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Earlier this year, during an extended meeting, I asked my staff to take some time and consider the question, “What does it take to make church?” I asked them to mentally strip away all the “things” of church, the accoutrements that we have become used to, and articulate what at root makes us the Body of Christ. The staff came up with the following “ingredients:”

> The Gospel, prayer and people

> A view and appreciation of ‘the other’

> Sharing the God we’ve known in and through Jesus

> A willingness to gather and be formed in faith

> Open hearts and a willingness to really listen (to the Spirit, to one another, and to those outside our congregations)

> Owning an identity as people called by God to serve the world

> Knowing the mission of Christ in the world and living it

> A spirit of cooperation and compromise (because church isn’t only about you!)

> A willingness to have hard conversations and to speak truth in love

> The ability to disagree and to continue loving each other

> The willingness to ask for and to offer forgiveness

> Seeking to live intentionally what we profess and pray

> Respecting the dignity of every human being

> Forming disciples and continuing that formation for life

> Authenticity and hospitality

> The ability to organize and encourage others

> A willingness to give of ourselves and our financial resources in service to others

> The Grace of the Holy Spirit

I do not pretend that this list is exhaustive, but I have returned to it time and time again this year as I’ve written my sermons and prepared for visitations. As we are emerging from a not-quite-post-COVID world, we are facing a grieving and divided world; how we are church matters.

Bishop Kym Lucas, Episcopal Diocese of Colorado

As we live into this new church landscape, I am often asked what my vision is for the Episcopal Church in Colorado. When I get that question what I hear is a desire for a sure-fire marketing strategy, or a quick fix for whatever ails us. But our life of faith is not about MY vision; it is about the vision God is unfolding in our midst. For the church, vision cannot be about an individual’s great idea; the church’s vision must be centered on faithful living and our willingness to lean into our call to heal and reconcile our broken world.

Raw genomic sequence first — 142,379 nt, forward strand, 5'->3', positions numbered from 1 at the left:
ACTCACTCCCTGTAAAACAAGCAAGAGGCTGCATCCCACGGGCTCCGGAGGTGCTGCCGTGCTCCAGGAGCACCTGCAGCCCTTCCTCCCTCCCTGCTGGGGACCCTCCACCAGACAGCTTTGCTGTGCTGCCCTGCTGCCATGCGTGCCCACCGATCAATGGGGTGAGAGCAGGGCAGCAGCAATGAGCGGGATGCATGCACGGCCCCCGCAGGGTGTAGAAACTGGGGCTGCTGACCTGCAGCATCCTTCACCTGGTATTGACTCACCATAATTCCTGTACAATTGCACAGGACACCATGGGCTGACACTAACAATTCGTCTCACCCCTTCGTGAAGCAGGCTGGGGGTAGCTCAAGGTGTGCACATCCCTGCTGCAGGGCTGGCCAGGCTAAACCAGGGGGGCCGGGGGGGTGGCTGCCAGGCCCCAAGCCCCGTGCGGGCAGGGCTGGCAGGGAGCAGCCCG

Likewise, our vision cannot be rooted in self-absorption. If all we are interested in is maintaining our institution, expanding our edifices, and filling our coffers, then we are doomed to fail. Our vision must be about more than self-aggrandizement. Our vision must be about living our faith through loving God and loving our neighbor. And our notion of neighbor cannot be confined to those who look like, think like, vote like, act like us. The church is not called to lock itself in its gated community in a spirit of self-satisfaction. Like the Good Samaritan, the church must be willing to walk strange roads: to encounter the suffering, the battered, and the broken and to respond with mercy, help and healing.

I know that God’s vision is unfolding for us; the Holy Spirit is at work in congregations small and large all over this Diocese. The vision that is emerging is a vision rooted in love. It is a vision characterized by justice, and humility. It is a vision formed in truth — that is the very being of the triune God who creates, redeems, and sustains us. Our vision will not be about promoting the “kingdom of church;” it will be about reflecting Jesus and the kingdom of God. For us to apprehend this vision we must be willing to do the hard work of discernment: opening our hearts and minds to the Spirit, listening to those on the margins, confessing and repenting, and trusting in the transforming power of Grace.

We make church when we are willing to follow Jesus and to be formed, reformed and transformed into the likeness of Christ.

Bishop Kym Lucas, Episcopal Diocese of Colorado

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